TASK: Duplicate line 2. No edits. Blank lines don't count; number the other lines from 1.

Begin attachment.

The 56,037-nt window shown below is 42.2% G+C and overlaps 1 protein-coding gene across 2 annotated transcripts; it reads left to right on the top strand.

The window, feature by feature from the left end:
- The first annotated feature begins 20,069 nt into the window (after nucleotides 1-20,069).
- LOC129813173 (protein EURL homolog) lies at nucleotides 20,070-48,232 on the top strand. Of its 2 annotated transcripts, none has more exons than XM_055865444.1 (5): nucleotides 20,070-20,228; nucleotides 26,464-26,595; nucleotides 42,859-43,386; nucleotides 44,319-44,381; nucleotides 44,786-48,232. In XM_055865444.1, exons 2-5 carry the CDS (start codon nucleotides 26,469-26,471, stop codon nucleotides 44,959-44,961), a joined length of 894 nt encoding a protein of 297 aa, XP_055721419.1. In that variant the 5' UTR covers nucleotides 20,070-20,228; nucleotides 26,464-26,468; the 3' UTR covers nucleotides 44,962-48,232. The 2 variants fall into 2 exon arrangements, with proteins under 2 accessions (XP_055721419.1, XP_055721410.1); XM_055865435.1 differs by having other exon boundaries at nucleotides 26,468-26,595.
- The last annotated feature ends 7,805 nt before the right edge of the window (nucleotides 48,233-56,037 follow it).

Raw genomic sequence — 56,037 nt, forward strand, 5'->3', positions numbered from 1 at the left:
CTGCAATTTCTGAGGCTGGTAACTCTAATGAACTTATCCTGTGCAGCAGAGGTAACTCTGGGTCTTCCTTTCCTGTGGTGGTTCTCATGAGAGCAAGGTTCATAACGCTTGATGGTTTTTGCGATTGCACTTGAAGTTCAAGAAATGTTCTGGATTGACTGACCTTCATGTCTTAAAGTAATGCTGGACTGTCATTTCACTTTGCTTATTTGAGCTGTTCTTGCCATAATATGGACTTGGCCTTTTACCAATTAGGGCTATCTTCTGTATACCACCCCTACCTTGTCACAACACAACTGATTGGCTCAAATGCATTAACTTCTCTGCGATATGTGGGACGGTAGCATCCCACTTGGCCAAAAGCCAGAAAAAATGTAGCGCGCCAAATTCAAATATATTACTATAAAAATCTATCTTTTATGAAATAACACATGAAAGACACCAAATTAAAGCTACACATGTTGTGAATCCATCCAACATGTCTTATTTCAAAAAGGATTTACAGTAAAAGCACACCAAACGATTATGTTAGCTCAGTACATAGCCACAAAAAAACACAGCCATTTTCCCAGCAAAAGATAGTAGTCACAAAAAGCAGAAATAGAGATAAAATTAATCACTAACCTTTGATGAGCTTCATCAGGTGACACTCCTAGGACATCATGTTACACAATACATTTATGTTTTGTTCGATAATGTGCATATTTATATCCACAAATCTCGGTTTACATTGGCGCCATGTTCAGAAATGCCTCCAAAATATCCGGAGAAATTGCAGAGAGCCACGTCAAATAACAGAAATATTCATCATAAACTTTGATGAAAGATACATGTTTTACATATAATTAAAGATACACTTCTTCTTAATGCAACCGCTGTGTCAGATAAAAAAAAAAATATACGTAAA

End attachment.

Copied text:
The window, feature by feature from the left end: